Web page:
This month’s Storytelling with Data challenge was to makeover this chart showing the share of total contribution that tourism makes to GDP at a global regional level.
The original visualisation:
I liked the clear title, which showed me the main focus of the visualisation. The subtitle showed me the metric in detail. The charts are consistently coloured and well labelled.
However, the chart design and choice does not necessarily back up the focus of the title. For example, too much colour means our eyes are drawn everywhere. No one region stands out from the others as a clear focus. The choice of chart type can mean that it is difficult to draw comparisons. Pie charts are best to show part to whole relationships, not change over time. We can also confuse our audience with overly complicated visualisations which add cognitive load, through too many pie segments in this case.
The challenge blog post by @EHricks came with some useful guidance on how to makeover a chart, which I decided to follow:
- Choosing an appropriate chart type to show change over time such as a slope chart
- Use of pre-attentive attributes like colour and size to draw our audience’s eyes to the increase in the Asian Pacific travel market size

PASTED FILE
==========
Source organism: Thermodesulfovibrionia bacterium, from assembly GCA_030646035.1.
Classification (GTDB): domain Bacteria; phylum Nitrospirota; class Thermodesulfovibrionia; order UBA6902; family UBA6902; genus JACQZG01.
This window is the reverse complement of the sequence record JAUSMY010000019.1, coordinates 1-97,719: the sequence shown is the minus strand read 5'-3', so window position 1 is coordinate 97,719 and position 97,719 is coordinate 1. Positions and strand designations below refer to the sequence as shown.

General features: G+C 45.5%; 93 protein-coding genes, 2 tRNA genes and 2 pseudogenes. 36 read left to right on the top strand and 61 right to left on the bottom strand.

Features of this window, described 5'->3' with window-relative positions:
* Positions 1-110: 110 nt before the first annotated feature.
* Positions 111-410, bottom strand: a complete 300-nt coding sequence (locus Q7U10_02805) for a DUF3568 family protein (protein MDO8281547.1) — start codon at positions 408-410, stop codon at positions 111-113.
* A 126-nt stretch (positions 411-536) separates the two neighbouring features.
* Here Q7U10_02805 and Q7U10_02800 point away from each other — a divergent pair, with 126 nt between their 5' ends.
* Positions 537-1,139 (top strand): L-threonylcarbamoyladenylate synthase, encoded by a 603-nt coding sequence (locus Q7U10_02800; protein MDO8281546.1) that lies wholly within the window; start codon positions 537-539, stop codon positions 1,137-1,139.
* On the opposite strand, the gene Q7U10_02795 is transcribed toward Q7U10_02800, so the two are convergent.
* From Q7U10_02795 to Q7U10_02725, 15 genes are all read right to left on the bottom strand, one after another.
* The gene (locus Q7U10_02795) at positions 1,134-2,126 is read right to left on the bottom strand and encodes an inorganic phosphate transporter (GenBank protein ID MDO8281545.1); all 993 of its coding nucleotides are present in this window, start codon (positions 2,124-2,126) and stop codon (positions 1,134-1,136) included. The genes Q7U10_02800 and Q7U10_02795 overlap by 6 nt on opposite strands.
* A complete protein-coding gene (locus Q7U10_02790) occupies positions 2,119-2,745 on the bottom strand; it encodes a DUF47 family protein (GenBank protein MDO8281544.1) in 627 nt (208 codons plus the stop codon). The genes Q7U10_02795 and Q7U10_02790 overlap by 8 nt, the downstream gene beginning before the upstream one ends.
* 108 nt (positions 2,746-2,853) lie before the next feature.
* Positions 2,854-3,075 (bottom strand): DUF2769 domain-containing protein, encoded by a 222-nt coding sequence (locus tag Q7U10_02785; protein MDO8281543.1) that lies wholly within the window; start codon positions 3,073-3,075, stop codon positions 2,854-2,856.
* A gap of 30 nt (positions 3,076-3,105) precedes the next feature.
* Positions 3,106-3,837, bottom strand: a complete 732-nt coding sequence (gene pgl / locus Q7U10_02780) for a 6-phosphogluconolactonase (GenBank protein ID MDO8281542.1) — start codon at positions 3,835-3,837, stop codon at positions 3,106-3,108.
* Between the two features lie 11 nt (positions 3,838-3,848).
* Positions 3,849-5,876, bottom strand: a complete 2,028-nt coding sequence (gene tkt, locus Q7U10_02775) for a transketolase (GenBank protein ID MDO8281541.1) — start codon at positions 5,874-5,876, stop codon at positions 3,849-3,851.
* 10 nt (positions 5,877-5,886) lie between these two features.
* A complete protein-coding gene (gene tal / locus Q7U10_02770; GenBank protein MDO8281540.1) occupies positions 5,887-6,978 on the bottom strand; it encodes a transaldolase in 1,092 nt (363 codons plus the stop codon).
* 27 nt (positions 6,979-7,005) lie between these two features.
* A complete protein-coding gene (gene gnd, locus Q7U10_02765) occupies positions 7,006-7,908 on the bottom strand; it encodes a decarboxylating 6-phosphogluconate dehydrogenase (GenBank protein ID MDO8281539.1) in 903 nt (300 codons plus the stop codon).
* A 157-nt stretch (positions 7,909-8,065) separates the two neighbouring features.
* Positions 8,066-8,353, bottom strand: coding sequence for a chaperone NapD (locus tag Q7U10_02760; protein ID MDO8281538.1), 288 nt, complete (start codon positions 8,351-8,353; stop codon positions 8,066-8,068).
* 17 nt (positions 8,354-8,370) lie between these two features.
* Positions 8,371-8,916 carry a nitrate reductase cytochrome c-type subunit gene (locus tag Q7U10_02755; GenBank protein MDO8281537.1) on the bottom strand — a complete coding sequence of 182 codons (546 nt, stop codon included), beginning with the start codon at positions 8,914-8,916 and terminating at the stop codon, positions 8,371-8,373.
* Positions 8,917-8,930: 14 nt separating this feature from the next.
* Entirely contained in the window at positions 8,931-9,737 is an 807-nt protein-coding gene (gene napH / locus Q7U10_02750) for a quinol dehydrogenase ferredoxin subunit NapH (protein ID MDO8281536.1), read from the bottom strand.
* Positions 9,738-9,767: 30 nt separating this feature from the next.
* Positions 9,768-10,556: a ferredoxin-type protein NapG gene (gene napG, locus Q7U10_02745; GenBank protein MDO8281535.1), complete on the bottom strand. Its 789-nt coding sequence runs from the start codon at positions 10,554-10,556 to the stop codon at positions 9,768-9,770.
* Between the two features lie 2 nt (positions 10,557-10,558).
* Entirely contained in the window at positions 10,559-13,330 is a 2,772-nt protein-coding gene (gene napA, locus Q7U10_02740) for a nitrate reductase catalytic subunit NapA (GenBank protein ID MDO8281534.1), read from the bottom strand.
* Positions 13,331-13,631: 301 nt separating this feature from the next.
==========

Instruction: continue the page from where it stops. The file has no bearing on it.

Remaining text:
- Identifying clutter and removing elements which may be confusing or complicated
- Evaluating the wider context and adding a call to action for further research into this topic
I then created an alternative version, which demonstrates that by changing colour, size and text we can easily re-focus the audience’s attention. For example, away from the rise of the Asian Pacific travel market to the decline of the European travel market.
Key lessons learnt:
Data visualisations can tell an interesting narrative. However, sometimes the focus can be lost in the chart choice and design.
Through employing some storytelling techniques, including choosing an appropriate chart type, strategic use of colour and size and reducing clutter, we can enhance the focus of our data story. By changing some of these pre-attentive attributes, supported by appropriate text we can re-focus the attention of our audience. We can also add value by prompting our audience through a call to action which evaluates the wider context.
Would you like some help with your data visualisations?
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